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Cadaret, Grant to be sold to private-equity backed Atria Wealth Solutions

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The 75-year-old co-founder of IBD firm Cadaret, Grant & Co. has agreed to sell his company to Atria Wealth Solutions, a wealth management services holding company launched last summer by two former Morgan Stanley executives with the help of a private equity firm.

The sale of the company to Atria will allow Cadaret to provide advisors with future growth opportunities, said Art Grant, CEO of Cadaret, one of the country’s 50 largest IBDs, according to Financial Planning data.

“I’m at an age where a lot of people have already retired,” he said, adding that it was his responsibility to “make sure that things are taken care of.”

The Syracuse-based company he co-founded 33 years ago today serves some 900 financial advisors with more than $23 billion in assets under administration, according to the IBD.
Grant agreed to sell the company to Atria after an extended search for a potential buyer that started two years ago.

“It’s really about keeping Cadaret Grant together in the years to come and ensuring that they’re led by the most competent, dedicated people possible,” he said.

The deal was driven by what both Cadaret and Atria said was a common vision for the future of the industry. The two companies also shared similar philosophies and service approaches.

Grant was particularly taken with Atria’s focus on advisors, which aligned with Cadaret’s culture, and relieved that Atria didn’t propose to turn the “company upside down” by making drastic changes like moving it to another state. As part of the transaction, Cadaret will remain headquartered in Syracuse, New York.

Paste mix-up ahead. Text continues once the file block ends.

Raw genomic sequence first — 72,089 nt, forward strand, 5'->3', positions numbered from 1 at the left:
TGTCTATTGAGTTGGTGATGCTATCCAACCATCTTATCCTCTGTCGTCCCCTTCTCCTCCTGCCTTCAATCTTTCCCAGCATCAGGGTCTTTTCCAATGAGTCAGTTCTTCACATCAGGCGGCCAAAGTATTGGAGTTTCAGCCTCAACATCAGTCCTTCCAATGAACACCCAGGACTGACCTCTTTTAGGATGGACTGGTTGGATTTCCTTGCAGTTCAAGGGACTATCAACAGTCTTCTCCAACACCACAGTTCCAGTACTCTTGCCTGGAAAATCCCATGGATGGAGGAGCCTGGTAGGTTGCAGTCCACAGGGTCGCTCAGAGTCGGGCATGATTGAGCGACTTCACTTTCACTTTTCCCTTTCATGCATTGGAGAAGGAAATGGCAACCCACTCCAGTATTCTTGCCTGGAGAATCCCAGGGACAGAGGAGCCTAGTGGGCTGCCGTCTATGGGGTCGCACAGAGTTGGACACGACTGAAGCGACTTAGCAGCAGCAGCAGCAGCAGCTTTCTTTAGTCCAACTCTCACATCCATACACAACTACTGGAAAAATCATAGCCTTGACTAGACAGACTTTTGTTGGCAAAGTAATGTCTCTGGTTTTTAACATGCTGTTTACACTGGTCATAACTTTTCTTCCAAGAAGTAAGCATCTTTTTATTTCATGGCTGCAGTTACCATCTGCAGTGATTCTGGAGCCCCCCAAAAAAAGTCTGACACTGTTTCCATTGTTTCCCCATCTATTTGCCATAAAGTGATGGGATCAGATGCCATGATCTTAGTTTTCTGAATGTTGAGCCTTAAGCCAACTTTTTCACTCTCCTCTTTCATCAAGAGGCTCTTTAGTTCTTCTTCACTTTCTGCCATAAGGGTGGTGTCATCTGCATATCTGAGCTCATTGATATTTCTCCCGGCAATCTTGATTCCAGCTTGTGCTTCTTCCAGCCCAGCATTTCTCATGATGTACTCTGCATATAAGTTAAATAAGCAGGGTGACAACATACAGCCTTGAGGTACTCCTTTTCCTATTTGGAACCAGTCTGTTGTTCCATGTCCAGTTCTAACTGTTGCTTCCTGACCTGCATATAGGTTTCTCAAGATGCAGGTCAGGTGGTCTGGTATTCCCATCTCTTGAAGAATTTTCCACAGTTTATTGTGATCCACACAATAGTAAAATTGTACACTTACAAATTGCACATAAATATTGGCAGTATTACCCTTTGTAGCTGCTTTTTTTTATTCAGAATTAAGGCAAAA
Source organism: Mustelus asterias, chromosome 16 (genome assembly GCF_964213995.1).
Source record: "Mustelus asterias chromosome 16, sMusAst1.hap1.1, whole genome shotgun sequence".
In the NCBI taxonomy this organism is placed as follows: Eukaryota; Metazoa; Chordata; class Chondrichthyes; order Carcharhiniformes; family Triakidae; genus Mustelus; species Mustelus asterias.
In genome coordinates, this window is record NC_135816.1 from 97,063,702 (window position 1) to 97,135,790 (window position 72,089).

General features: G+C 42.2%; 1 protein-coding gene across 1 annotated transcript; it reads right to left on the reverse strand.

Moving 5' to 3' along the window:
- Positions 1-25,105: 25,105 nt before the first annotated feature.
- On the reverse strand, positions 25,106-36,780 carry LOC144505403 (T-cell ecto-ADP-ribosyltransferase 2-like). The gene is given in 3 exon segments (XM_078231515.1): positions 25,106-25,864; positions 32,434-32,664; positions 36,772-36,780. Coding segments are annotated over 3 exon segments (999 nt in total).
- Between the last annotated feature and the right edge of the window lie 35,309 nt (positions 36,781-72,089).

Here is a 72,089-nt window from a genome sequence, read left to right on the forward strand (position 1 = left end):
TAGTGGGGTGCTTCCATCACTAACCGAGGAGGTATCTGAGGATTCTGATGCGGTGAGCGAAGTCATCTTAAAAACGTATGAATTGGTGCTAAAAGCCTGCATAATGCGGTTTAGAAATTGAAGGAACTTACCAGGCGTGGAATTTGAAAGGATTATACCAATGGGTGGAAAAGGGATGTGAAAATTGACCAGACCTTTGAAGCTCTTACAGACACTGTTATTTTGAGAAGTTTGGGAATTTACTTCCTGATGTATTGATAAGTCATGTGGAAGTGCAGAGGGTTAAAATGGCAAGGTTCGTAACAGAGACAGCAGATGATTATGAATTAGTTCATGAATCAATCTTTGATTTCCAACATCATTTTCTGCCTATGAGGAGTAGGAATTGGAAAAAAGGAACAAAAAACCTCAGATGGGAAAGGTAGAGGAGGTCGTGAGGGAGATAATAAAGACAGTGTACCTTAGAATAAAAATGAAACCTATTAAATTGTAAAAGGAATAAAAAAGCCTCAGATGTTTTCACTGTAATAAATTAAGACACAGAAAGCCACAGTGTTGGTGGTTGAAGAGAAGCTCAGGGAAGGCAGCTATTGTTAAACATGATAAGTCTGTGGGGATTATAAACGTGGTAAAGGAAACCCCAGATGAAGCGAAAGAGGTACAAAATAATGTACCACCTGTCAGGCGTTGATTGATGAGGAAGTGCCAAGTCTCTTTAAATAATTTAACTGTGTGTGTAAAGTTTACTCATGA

The acquisition is expected to close in the next 60 to 90 days, pending FINRA’s approval. The companies declined to disclose the terms of the deal, saying only that “it was equitable for everybody.”

In addition to Cadaret, Atria will acquire 100% of Cadaret’s sister companies, Cadaret Grant Agency and Cadaret Strategy Group, according to the stock purchase agreement.

Atria said that it will invest resources and capital in client and advisor technologies, products and services.

“We think this is a wonderful opportunity in this day and age to help advisors help their clients,” said Atria’s CEO Doug Ketterer, adding that clients and their advisors are increasingly looking for technology and support.

Cadaret is the third company Atria has acquired since it launched last August. The company, which is backed by Lee Equity Partners, bought CUSO Financial Services and its sister company Sorrento Pacific Financial in August. CUSO Financial provides third-party brokerage services to credit unions, while Sorrento Pacific focuses on banks. Both companies will receive multimillion upgrades to their technology platforms from Atria, they announced this week.

More IBD firms and broker-dealers are expected to sell their businesses for competitive and other reasons, say industry observers. Some, like Cadaret, have aging executives looking to retire, while others struggle with technology changes, margin compression and other challenges that make it hard to stay in business.

“The number of parties that might look to transact will continue to increase as other factors aside from succession become issues,” said Jeff Brand, managing director at M&A consulting firm Silver Lane Advisors.

Grant will remain with Cadaret in an advisory role to Ketterer. While he says he won’t stay on indefinitely, he would like to stay on until he’s at least 110 years old, he joked.

“For me, the goal is to make sure that the advisors are accommodated in the best way possible,” he said. “When I’m convinced that’s the case, then maybe I’ll spend more time on the beach or skiing.”

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